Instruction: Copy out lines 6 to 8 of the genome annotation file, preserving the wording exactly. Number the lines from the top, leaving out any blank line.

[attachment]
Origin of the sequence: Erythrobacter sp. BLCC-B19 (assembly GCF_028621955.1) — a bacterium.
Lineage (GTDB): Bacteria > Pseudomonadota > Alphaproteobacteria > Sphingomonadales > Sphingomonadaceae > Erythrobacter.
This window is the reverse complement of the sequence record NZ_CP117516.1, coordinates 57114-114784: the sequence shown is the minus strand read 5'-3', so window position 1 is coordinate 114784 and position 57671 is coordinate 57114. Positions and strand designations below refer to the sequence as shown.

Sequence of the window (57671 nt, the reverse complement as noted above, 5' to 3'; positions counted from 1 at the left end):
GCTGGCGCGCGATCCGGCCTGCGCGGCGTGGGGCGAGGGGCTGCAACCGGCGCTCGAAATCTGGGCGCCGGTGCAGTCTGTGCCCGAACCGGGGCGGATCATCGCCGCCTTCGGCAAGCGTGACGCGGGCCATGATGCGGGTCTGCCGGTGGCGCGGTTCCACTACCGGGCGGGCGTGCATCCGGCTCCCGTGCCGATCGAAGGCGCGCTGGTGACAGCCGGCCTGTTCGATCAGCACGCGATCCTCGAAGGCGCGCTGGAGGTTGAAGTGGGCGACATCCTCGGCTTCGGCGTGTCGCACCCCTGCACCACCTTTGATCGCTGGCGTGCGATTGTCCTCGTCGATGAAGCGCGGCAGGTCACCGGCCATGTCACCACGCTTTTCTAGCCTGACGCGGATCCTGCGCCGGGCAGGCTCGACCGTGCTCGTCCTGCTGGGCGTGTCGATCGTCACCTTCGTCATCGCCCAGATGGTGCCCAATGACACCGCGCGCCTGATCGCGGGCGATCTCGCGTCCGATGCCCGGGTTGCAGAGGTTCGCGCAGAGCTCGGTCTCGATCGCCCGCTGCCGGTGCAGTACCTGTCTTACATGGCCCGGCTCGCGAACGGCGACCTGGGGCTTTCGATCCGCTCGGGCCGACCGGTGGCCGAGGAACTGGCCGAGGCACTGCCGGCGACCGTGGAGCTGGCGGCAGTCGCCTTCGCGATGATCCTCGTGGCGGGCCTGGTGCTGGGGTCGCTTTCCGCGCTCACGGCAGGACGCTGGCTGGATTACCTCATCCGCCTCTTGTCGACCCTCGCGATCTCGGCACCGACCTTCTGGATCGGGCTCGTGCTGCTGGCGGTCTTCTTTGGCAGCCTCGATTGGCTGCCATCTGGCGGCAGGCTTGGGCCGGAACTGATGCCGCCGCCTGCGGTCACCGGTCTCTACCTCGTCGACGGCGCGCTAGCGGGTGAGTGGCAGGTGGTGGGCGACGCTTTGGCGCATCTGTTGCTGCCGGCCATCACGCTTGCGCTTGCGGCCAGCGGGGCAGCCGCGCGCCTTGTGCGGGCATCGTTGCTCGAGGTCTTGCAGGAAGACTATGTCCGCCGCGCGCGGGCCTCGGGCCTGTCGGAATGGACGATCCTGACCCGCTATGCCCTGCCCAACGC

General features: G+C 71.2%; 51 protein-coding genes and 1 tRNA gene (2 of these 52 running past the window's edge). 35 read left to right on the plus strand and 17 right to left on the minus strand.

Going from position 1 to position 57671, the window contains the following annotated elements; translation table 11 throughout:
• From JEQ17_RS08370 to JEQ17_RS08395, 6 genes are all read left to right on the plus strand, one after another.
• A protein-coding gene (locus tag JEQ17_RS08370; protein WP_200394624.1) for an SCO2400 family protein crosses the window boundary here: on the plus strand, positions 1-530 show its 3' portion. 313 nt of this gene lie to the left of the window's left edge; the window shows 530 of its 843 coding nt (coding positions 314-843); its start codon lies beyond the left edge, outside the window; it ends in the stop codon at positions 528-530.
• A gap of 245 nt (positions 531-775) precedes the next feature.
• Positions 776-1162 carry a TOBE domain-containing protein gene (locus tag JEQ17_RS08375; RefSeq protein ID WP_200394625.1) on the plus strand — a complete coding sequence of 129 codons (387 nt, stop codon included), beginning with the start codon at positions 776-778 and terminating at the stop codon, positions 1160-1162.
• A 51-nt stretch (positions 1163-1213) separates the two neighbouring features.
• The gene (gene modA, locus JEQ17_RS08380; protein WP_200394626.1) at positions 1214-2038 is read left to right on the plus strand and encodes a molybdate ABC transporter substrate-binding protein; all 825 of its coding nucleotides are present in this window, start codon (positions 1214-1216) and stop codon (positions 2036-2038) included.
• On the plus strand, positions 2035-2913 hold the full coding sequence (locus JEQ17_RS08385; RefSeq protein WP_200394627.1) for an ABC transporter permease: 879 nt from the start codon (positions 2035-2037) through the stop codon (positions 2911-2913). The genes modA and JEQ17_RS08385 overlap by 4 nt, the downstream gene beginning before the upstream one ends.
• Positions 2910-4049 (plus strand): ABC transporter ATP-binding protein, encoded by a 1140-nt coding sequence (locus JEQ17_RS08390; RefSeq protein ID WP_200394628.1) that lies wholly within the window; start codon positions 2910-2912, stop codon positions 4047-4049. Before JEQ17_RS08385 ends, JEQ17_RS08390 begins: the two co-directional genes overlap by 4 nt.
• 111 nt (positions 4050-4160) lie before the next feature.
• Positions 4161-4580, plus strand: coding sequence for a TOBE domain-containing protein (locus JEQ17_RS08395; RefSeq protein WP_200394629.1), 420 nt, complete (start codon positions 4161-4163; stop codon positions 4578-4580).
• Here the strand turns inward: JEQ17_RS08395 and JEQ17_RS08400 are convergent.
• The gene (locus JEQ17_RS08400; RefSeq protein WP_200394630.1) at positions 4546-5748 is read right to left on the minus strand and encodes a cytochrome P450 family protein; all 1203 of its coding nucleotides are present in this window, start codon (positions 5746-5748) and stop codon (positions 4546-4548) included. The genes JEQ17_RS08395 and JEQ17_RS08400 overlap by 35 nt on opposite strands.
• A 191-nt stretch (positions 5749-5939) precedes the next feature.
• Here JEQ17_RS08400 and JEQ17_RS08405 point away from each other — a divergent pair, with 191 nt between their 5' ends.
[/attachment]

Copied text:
General features: G+C 71.2%; 51 protein-coding genes and 1 tRNA gene (2 of these 52 running past the window's edge). 35 read left to right on the plus strand and 17 right to left on the minus strand.

Going from position 1 to position 57671, the window contains the following annotated elements; translation table 11 throughout:
• From JEQ17_RS08370 to JEQ17_RS08395, 6 genes are all read left to right on the plus strand, one after another.